Solomon spoke with Palestinian Chief Negotiator Saeb Erekat who said that it was a symbolic victory, but that it gives them the right to join the specialized agencies of the UN. Erekat said that Baird’s speech was detrimental to Canada’s role as the gavel-holder on the issue of refugees. Solomon then spoke with Israeli government spokesperson Jonathan Peled, who said the resolution is untimely and won’t serve the cause of negotiations.
P&P’s Power Panel also weighed in, where Ivison felt this was a stunt to isolate Israel at the UN, and that it violates the Oslo Agreement, which Flanagan agreed with. Caplan said that we will be back to status quo within a year, and that there will never be a two-state scheme under the Israeli government. Frulla said that Baird did the very same thing a year ago at UNESCO, and that our bias for Israel prevents Canada from being an honest broker.
Power & Politics heard from CBC’s Rob Gordon who obtained the 90-page warrant for Delisle, which shows an intelligence failure when it comes to doing a mandatory security check on Delisle when his Top Secret clearance expired. Solomon then spoke with MPs Jack Harris and John McKay (Chris Alexander had been scheduled to appear and cancelled before the panel went to air). Harris said that the government’s excuse about not commenting on cases before the court doesn’t hold water as Delisle is only awaiting sentencing, and that the real issue is about what the government is or is not doing about national security. McKay said that more disclosure would alleviate concerns, including from allies.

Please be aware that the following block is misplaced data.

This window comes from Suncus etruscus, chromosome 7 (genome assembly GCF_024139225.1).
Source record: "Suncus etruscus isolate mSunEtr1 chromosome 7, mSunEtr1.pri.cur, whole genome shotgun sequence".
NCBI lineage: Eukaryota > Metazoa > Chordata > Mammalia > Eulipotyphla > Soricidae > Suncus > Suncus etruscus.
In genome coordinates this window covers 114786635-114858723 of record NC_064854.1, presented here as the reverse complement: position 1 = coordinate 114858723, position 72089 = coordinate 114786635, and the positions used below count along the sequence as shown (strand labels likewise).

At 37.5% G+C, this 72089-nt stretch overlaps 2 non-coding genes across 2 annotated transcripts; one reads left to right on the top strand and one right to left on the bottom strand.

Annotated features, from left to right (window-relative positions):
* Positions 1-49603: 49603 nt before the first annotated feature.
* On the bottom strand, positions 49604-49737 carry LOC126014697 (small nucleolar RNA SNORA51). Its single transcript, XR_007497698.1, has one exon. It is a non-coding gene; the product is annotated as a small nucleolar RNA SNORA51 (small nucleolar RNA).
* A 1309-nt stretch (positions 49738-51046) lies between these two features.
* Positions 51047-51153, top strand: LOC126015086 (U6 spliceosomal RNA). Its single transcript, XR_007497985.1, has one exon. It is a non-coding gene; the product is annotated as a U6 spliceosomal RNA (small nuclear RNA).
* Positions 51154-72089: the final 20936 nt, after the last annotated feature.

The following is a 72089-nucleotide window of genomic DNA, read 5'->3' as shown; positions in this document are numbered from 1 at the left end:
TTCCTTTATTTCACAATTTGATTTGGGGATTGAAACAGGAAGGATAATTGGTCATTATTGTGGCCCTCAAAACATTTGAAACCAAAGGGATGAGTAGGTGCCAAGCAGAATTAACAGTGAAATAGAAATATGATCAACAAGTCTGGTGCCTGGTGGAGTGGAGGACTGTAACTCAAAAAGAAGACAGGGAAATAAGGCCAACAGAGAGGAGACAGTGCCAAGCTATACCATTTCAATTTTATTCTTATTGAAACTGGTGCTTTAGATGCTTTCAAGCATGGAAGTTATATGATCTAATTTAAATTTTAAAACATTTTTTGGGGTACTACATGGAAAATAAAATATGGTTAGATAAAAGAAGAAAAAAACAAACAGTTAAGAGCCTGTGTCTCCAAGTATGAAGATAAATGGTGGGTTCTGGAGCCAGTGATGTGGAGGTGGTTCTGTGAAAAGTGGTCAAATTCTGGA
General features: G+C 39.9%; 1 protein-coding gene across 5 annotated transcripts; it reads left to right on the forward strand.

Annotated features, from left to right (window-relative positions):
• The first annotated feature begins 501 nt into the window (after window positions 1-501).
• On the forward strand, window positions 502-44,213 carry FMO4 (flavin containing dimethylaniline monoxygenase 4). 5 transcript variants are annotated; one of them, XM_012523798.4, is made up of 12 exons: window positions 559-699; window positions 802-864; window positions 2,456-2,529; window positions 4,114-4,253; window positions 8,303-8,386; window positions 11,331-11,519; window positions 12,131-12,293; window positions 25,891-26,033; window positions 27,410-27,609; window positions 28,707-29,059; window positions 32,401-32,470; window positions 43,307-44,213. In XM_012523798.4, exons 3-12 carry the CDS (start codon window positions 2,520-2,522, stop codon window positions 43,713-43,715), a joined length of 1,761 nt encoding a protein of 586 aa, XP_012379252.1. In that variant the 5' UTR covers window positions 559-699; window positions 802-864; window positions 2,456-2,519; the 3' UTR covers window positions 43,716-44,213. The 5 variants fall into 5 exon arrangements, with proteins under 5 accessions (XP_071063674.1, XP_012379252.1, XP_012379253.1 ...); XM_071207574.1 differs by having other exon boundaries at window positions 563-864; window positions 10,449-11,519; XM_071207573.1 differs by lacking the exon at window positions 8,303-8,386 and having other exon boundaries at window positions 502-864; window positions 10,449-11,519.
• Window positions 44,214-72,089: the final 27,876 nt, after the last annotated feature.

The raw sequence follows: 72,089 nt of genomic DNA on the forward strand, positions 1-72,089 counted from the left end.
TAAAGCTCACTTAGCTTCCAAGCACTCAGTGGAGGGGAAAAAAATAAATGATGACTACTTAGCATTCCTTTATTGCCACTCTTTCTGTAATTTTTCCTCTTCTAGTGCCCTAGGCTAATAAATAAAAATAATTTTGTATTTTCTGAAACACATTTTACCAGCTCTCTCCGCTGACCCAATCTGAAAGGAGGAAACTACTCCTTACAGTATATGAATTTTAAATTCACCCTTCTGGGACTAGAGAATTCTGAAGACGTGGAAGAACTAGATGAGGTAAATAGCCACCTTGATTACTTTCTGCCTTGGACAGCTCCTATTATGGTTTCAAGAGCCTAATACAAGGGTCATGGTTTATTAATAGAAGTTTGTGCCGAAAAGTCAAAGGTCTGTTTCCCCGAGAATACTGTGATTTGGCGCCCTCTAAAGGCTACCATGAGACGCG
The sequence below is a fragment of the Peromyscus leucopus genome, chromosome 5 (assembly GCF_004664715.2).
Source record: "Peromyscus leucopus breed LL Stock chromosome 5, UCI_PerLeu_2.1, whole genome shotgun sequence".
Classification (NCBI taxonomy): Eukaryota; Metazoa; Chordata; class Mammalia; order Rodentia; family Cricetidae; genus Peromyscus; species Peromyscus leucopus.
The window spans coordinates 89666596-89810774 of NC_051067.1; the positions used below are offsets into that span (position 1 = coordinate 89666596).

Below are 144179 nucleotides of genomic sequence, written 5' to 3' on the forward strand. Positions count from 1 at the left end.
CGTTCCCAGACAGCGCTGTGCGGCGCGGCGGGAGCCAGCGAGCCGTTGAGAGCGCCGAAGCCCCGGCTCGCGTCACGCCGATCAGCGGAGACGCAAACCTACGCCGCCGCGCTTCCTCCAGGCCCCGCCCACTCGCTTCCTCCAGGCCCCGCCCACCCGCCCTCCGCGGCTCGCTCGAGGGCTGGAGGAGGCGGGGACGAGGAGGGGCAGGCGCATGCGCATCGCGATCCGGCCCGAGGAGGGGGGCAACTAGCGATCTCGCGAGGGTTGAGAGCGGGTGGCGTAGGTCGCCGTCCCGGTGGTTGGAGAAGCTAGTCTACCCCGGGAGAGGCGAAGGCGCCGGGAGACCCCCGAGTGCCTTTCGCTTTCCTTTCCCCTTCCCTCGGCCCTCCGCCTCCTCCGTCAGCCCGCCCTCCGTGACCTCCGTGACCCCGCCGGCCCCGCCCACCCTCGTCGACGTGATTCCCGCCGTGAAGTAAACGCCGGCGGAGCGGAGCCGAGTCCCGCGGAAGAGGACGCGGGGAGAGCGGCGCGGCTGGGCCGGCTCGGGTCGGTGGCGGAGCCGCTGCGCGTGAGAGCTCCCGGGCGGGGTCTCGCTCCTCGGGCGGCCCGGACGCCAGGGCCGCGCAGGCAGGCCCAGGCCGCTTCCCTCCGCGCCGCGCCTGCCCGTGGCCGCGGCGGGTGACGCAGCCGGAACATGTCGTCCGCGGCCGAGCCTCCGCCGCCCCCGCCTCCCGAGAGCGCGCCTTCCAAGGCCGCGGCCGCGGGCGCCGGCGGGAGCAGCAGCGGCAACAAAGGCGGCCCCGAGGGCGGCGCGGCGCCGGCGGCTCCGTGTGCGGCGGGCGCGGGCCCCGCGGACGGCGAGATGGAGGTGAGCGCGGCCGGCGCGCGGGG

- Elizabeth May said that the Doha climate negotiations can produce results, but Peter Kent has already decided to renege on funding commitments in the Copenhagen Accord, while Rempel noted that Japan is also pulling out of a second round of the Kyoto Protocol.
- PEI Premier Robert Ghiz said that he doesn’t expect anything to come from the “preposeterous” notion of a Maritime Union, and that the four Atlantic provinces already cooperate more than people realize.
- CBC’s Terry Milewski said that in advance of news that the government will be announcing a loan guarantee for the Muskrat Falls project, there is a family connection for embattled minister Peter Penashue with that project, which raises new ethics questions.
- Senator Bob Runciman said that because so many senators want to speak about the single-game betting bill, and with only two weeks left in the sitting, it may not be resolved until February.
- Craig Oliver said that the Conservatives calling Justin Trudeau before the National Resource committee shows how worried they are about him, and that it gives him a platform to lay into the Conservatives’ faults.
- Bill Curry said that the Parliamentary Budget Officer’s latest look at the deficit raises questions as to whether or not Flaherty is padding the deficit numbers to make himself look good when it comes in smaller than expected.